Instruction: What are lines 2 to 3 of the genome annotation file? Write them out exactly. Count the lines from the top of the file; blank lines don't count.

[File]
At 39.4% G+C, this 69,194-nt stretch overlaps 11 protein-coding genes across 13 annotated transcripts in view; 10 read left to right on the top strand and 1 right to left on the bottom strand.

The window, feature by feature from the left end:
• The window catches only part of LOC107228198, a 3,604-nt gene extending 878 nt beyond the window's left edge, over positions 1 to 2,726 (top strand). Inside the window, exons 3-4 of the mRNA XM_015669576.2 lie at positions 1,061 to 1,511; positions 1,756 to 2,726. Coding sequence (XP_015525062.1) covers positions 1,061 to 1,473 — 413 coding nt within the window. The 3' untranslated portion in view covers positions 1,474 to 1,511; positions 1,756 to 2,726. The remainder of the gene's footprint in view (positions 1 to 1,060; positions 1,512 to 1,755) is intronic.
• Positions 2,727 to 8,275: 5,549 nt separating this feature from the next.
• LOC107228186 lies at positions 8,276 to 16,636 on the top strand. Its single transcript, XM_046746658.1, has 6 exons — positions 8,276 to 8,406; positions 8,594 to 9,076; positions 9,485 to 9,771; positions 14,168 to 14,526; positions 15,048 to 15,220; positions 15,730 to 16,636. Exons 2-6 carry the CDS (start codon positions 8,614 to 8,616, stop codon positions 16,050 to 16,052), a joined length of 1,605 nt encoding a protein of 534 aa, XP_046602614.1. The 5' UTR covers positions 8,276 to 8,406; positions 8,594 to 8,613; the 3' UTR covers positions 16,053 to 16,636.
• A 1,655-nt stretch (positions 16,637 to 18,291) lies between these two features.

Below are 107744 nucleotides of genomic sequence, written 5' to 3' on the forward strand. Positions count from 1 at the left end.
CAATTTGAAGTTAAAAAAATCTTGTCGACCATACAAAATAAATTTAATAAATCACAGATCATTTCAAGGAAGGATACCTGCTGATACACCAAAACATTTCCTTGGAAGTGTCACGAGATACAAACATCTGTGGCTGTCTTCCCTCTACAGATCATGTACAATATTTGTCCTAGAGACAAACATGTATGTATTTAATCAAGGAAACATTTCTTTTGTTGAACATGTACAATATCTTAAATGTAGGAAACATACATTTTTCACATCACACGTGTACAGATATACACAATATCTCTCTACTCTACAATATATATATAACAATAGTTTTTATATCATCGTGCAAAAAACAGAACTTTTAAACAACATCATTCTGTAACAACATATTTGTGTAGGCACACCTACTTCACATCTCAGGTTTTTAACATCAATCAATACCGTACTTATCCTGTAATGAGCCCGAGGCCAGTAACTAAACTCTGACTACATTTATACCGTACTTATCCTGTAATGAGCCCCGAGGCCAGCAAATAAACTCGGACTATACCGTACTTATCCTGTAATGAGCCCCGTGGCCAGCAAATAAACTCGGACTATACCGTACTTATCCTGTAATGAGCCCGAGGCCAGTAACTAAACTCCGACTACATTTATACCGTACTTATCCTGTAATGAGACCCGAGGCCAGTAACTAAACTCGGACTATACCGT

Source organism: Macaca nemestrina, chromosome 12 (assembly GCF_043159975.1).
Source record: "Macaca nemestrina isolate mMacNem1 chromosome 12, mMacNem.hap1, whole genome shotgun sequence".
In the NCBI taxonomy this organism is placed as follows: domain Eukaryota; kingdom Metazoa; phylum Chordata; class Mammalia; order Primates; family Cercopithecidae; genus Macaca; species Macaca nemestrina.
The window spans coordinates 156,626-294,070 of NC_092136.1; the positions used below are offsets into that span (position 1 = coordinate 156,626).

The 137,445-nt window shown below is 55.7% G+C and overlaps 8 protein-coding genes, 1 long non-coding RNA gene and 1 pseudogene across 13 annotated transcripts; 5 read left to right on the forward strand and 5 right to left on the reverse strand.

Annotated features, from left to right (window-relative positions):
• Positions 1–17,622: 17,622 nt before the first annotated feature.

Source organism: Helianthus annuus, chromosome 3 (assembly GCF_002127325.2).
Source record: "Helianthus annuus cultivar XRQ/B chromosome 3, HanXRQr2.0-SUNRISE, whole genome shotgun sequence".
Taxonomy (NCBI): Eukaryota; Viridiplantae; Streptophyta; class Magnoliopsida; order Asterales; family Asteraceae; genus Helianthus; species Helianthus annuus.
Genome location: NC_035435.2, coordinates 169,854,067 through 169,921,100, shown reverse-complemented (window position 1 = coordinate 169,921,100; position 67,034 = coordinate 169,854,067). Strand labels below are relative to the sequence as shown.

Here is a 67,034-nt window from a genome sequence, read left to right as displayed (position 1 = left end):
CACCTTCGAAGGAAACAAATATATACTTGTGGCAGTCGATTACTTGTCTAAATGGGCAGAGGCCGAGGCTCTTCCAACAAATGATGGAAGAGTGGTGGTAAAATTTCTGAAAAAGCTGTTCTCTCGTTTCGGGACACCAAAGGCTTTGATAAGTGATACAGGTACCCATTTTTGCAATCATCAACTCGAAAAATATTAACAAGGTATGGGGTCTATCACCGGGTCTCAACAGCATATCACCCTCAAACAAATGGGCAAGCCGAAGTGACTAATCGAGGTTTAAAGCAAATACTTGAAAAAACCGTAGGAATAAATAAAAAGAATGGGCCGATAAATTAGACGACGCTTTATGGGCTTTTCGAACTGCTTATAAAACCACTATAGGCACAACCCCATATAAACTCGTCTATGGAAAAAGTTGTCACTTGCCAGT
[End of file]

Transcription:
The window, feature by feature from the left end:
• The window catches only part of LOC107228198, a 3,604-nt gene extending 878 nt beyond the window's left edge, over positions 1 to 2,726 (top strand). Inside the window, exons 3-4 of the mRNA XM_015669576.2 lie at positions 1,061 to 1,511; positions 1,756 to 2,726. Coding sequence (XP_015525062.1) covers positions 1,061 to 1,473 — 413 coding nt within the window. The 3' untranslated portion in view covers positions 1,474 to 1,511; positions 1,756 to 2,726. The remainder of the gene's footprint in view (positions 1 to 1,060; positions 1,512 to 1,755) is intronic.